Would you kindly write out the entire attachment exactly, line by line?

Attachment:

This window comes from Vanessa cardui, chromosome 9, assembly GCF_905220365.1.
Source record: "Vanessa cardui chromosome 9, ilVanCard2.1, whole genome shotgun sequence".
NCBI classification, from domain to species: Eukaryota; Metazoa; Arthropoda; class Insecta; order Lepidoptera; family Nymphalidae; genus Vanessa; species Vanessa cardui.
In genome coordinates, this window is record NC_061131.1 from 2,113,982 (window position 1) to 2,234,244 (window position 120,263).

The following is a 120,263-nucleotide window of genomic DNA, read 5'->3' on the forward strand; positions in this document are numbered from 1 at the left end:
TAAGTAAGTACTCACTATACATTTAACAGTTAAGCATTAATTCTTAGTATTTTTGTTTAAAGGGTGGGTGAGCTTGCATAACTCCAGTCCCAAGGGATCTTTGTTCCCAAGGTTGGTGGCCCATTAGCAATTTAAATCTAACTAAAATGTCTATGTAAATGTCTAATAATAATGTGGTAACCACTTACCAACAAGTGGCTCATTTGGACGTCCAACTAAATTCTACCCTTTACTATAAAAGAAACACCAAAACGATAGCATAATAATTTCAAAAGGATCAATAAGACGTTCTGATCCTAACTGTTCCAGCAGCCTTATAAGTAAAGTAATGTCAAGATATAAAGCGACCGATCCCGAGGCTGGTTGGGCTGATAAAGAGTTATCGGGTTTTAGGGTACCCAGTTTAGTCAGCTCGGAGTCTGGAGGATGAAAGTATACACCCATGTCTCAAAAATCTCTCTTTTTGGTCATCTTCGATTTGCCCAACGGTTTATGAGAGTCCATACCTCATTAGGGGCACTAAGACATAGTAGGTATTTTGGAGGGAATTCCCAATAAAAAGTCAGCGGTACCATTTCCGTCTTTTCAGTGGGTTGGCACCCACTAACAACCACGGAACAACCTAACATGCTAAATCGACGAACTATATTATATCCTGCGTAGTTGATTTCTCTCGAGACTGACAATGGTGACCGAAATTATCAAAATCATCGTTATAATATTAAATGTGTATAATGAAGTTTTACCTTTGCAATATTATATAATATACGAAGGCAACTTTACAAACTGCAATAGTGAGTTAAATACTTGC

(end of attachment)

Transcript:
This window comes from Vanessa cardui, chromosome 9, assembly GCF_905220365.1.
Source record: "Vanessa cardui chromosome 9, ilVanCard2.1, whole genome shotgun sequence".
NCBI classification, from domain to species: Eukaryota; Metazoa; Arthropoda; class Insecta; order Lepidoptera; family Nymphalidae; genus Vanessa; species Vanessa cardui.
In genome coordinates, this window is record NC_061131.1 from 2,113,982 (window position 1) to 2,234,244 (window position 120,263).

The following is a 120,263-nucleotide window of genomic DNA, read 5'->3' on the forward strand; positions in this document are numbered from 1 at the left end:
TAAGTAAGTACTCACTATACATTTAACAGTTAAGCATTAATTCTTAGTATTTTTGTTTAAAGGGTGGGTGAGCTTGCATAACTCCAGTCCCAAGGGATCTTTGTTCCCAAGGTTGGTGGCCCATTAGCAATTTAAATCTAACTAAAATGTCTATGTAAATGTCTAATAATAATGTGGTAACCACTTACCAACAAGTGGCTCATTTGGACGTCCAACTAAATTCTACCCTTTACTATAAAAGAAACACCAAAACGATAGCATAATAATTTCAAAAGGATCAATAAGACGTTCTGATCCTAACTGTTCCAGCAGCCTTATAAGTAAAGTAATGTCAAGATATAAAGCGACCGATCCCGAGGCTGGTTGGGCTGATAAAGAGTTATCGGGTTTTAGGGTACCCAGTTTAGTCAGCTCGGAGTCTGGAGGATGAAAGTATACACCCATGTCTCAAAAATCTCTCTTTTTGGTCATCTTCGATTTGCCCAACGGTTTATGAGAGTCCATACCTCATTAGGGGCACTAAGACATAGTAGGTATTTTGGAGGGAATTCCCAATAAAAAGTCAGCGGTACCATTTCCGTCTTTTCAGTGGGTTGGCACCCACTAACAACCACGGAACAACCTAACATGCTAAATCGACGAACTATATTATATCCTGCGTAGTTGATTTCTCTCGAGACTGACAATGGTGACCGAAATTATCAAAATCATCGTTATAATATTAAATGTGTATAATGAAGTTTTACCTTTGCAATATTATATAATATACGAAGGCAACTTTACAAACTGCAATAGTGAGTTAAATACTTGC